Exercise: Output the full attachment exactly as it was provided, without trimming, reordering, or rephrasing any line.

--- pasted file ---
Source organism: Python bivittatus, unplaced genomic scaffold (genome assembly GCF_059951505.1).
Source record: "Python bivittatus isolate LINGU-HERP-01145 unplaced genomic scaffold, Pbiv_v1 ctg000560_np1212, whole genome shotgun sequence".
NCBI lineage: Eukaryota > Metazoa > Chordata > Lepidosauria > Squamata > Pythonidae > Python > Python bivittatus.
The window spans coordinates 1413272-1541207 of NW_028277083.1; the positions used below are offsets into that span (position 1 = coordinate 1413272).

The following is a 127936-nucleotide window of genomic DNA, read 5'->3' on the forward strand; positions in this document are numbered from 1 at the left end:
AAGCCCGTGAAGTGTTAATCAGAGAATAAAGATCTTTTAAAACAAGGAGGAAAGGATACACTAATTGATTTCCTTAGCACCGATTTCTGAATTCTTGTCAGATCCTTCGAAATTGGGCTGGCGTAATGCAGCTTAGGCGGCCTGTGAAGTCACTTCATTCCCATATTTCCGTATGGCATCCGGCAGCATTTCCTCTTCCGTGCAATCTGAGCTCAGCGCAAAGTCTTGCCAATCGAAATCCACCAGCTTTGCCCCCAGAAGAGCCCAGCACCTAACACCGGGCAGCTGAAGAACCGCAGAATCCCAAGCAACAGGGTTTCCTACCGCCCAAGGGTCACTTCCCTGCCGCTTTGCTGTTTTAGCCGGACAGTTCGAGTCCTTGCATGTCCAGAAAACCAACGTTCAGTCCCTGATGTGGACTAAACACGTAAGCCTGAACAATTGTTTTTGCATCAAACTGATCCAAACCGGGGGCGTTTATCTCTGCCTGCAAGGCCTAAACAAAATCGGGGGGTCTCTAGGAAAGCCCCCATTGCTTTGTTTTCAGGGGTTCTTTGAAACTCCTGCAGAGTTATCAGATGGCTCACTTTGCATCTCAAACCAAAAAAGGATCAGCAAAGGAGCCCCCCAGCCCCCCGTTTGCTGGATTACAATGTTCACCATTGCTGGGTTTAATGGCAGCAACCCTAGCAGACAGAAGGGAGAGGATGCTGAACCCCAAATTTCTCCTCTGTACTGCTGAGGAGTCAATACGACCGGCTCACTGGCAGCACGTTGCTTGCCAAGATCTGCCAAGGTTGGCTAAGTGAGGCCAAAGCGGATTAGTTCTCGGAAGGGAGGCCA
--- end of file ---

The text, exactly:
Source organism: Python bivittatus, unplaced genomic scaffold (genome assembly GCF_059951505.1).
Source record: "Python bivittatus isolate LINGU-HERP-01145 unplaced genomic scaffold, Pbiv_v1 ctg000560_np1212, whole genome shotgun sequence".
NCBI lineage: Eukaryota > Metazoa > Chordata > Lepidosauria > Squamata > Pythonidae > Python > Python bivittatus.
The window spans coordinates 1413272-1541207 of NW_028277083.1; the positions used below are offsets into that span (position 1 = coordinate 1413272).

The following is a 127936-nucleotide window of genomic DNA, read 5'->3' on the forward strand; positions in this document are numbered from 1 at the left end:
AAGCCCGTGAAGTGTTAATCAGAGAATAAAGATCTTTTAAAACAAGGAGGAAAGGATACACTAATTGATTTCCTTAGCACCGATTTCTGAATTCTTGTCAGATCCTTCGAAATTGGGCTGGCGTAATGCAGCTTAGGCGGCCTGTGAAGTCACTTCATTCCCATATTTCCGTATGGCATCCGGCAGCATTTCCTCTTCCGTGCAATCTGAGCTCAGCGCAAAGTCTTGCCAATCGAAATCCACCAGCTTTGCCCCCAGAAGAGCCCAGCACCTAACACCGGGCAGCTGAAGAACCGCAGAATCCCAAGCAACAGGGTTTCCTACCGCCCAAGGGTCACTTCCCTGCCGCTTTGCTGTTTTAGCCGGACAGTTCGAGTCCTTGCATGTCCAGAAAACCAACGTTCAGTCCCTGATGTGGACTAAACACGTAAGCCTGAACAATTGTTTTTGCATCAAACTGATCCAAACCGGGGGCGTTTATCTCTGCCTGCAAGGCCTAAACAAAATCGGGGGGTCTCTAGGAAAGCCCCCATTGCTTTGTTTTCAGGGGTTCTTTGAAACTCCTGCAGAGTTATCAGATGGCTCACTTTGCATCTCAAACCAAAAAAGGATCAGCAAAGGAGCCCCCCAGCCCCCCGTTTGCTGGATTACAATGTTCACCATTGCTGGGTTTAATGGCAGCAACCCTAGCAGACAGAAGGGAGAGGATGCTGAACCCCAAATTTCTCCTCTGTACTGCTGAGGAGTCAATACGACCGGCTCACTGGCAGCACGTTGCTTGCCAAGATCTGCCAAGGTTGGCTAAGTGAGGCCAAAGCGGATTAGTTCTCGGAAGGGAGGCCA